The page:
Aphids were kept on the treated plants for 24 hours, and then only adult aphids staying on the treated plant were transferred to untreated radish plants grown singly in a 6 cm×6 cm square pots. One test unit or one replicate consisted of a single adult aphid on a radish plant in a pot. The number of nymphs in each replicate was counted 4 and 6 days after treatment. At the higher concentration of each test compound a total of 45 replicates were used, and at the lower concentration of each test compound a total of 30 replicates were used. In addition, prior to transferring aphids singly to the untreated radish plants one day after treatment (1 DAT), the total number of aphids living and those remaining on the treated plant were counted.

The results are listed in Table B. Square-root transformation was done on the number of nymphs produced per adult (female) aphid, and the data were analyzed using analysis of variance (ANOVA) and Fisher's Least Significant Difference (LSD) tests for separation of means. For each evaluation period, means in each column with the same letter are not significantly different (Fisher's LSD test, P=0.05).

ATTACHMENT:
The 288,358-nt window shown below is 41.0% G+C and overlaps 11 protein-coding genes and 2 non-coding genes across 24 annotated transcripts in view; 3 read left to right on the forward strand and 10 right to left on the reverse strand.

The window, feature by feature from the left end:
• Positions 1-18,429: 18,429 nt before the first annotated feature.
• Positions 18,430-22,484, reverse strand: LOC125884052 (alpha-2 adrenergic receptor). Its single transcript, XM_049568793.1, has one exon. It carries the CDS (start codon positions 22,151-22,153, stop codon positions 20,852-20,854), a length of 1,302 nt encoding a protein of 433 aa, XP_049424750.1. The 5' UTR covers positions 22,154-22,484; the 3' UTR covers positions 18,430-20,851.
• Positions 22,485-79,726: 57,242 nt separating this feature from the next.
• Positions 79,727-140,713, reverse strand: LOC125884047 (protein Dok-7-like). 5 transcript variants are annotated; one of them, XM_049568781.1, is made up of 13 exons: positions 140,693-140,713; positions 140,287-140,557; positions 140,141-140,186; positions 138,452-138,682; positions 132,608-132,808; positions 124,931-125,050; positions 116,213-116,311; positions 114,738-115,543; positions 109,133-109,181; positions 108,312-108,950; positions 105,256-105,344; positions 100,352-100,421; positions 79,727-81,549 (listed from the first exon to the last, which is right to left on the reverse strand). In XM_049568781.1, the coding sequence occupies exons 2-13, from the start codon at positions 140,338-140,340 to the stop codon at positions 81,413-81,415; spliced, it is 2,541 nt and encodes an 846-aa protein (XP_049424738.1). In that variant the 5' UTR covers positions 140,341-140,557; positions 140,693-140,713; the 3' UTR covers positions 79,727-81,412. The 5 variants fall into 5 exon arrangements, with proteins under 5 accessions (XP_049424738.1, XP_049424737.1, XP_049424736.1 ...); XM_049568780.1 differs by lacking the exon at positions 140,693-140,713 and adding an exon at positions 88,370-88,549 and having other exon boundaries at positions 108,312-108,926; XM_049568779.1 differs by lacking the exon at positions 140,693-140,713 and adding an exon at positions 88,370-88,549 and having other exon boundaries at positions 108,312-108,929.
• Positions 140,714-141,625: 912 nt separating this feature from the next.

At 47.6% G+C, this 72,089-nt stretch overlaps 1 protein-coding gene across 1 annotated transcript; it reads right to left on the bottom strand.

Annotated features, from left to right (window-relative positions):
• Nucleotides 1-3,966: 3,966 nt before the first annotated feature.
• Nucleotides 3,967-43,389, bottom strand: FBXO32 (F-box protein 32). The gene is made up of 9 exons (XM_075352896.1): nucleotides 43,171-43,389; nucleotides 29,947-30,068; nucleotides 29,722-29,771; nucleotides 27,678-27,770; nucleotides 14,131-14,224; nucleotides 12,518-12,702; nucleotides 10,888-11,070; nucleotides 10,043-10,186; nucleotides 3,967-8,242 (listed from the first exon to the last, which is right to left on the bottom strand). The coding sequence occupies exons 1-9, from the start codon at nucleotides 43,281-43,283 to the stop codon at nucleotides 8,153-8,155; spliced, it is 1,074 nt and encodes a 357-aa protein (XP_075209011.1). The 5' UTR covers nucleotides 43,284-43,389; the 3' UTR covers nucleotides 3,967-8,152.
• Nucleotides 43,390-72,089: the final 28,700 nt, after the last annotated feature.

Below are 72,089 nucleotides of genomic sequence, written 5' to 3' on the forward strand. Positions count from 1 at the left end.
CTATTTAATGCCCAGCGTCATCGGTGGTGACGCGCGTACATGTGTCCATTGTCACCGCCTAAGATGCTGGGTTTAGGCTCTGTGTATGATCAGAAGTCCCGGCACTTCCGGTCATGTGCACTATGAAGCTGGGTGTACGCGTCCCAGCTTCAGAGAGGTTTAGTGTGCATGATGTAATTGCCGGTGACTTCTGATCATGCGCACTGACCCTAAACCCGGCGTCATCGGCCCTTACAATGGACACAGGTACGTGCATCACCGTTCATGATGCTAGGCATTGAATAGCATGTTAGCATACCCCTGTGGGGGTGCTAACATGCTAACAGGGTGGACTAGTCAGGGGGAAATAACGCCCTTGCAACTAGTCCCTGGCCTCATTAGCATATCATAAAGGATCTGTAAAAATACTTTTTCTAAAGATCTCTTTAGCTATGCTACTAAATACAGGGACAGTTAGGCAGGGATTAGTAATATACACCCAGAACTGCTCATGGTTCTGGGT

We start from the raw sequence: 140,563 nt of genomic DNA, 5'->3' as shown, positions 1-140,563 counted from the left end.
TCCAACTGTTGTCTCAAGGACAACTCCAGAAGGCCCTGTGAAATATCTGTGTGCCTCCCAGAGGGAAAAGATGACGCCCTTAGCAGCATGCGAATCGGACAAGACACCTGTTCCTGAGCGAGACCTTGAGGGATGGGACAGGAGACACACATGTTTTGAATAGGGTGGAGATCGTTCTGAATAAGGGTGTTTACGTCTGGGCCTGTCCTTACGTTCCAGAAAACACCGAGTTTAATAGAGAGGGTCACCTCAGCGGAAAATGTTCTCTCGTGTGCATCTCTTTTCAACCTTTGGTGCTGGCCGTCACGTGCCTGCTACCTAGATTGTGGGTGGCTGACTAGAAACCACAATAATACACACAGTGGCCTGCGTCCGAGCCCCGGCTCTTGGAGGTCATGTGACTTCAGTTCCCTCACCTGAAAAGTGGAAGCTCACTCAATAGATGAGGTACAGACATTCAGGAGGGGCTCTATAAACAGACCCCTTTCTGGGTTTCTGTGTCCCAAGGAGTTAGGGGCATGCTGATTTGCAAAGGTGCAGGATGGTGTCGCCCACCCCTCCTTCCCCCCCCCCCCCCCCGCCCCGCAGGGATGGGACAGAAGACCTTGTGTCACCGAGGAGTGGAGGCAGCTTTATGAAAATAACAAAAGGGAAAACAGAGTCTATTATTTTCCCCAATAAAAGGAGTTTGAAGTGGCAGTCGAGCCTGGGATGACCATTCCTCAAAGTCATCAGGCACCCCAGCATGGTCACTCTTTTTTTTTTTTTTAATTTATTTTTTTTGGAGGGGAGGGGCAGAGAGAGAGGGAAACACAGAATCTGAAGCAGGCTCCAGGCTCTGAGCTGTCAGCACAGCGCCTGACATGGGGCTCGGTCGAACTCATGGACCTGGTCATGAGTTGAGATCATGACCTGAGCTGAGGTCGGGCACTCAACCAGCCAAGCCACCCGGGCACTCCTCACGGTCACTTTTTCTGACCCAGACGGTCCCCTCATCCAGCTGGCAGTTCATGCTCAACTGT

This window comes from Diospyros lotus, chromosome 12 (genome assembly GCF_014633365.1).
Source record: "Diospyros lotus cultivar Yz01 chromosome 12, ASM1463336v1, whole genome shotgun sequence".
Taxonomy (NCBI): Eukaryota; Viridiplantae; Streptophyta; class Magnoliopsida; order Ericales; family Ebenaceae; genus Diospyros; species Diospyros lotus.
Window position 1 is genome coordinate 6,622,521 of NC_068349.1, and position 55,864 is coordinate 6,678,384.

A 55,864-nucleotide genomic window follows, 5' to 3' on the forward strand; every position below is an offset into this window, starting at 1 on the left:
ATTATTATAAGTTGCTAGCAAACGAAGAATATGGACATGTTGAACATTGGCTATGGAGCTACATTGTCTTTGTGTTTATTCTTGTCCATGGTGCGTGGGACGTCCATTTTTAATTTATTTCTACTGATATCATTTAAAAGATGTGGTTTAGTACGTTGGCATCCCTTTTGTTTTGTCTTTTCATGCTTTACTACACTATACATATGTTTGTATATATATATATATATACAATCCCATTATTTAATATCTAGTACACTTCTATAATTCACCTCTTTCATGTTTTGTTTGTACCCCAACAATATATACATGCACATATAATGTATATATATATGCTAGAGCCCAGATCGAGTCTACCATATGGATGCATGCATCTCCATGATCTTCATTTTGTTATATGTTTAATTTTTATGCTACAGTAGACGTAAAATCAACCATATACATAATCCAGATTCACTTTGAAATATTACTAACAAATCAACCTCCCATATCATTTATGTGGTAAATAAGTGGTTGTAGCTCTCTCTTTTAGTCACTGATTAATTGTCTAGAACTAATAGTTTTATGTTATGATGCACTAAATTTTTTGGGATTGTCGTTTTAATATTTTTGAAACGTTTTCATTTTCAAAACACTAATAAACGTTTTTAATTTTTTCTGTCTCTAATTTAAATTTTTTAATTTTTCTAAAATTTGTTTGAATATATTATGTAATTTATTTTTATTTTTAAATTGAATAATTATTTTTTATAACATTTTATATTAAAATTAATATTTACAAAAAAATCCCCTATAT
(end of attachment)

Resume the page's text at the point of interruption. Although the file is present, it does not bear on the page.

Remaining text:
According to the data shown in Table B, one day after treatment (just prior to the transfer) the number of living aphids was above 80% for all treatments; however, plants treated with Compound 2 had 28-48% of living aphids that did not stay on the plant. Many of these aphids were moribund. Compared with the untreated control, treatment of Compound 2 at 6 ppm resulted in significantly fewer nymphs per transferred adult at both 4 and 6 days after treatment, and treatment with 4 ppm of Compound 2 resulted in significantly fewer nymphs at 4 days after treatment (Table B). The data indicated that using the method of exposure and concentrations tested, treatment of sub-lethal concentrations of Compound 2 reduced the fecundity of green peach aphid.

TABLE B
Number of nymphs produced by green peach aphid after 24 hours exposure to
various treatments.
1 DAT4 DAT6 DAT
OnNo. ofNo. of
Livingplantnymphs*No.nymphs*No.
Treatmentppm(%)1(%)2(mean ± SE)replicates3(mean ± SE)replicates3
Control099.799.73.8 ± 0.4 ab296.8 ± 0.5 a26
Compound 110099.999.63.5 ± 0.3 b297.3 ± 0.4 a29
Compound 150099.699.94.6 ± 0.3 a398.1 ± 0.5 a38
Compound 2497.672.02.3 ± 0.4 c156.1 ± 0.6 a14
Compound 2682.351.12.1 ± 0.7 c143.6 ± 0.8 b12
1The percent of all aphids that were alive 24 h after the treatment of test compounds, just prior to the transfer of aphids to test units containing untreated radish plants.
2Percent of all aphids that were on the treated plant. Excluded from this category are aphids that were on the soil.
3Number of usable replicates - excludes replicates containing a dead adult from data analyses and calculations. TEST B: one-way ANOVA test (4 DAT: F = 6.07; df = 5, 141; P < 0.0001) (6 DAT: F = 7.7; df = 5, 134; P < 0.0001).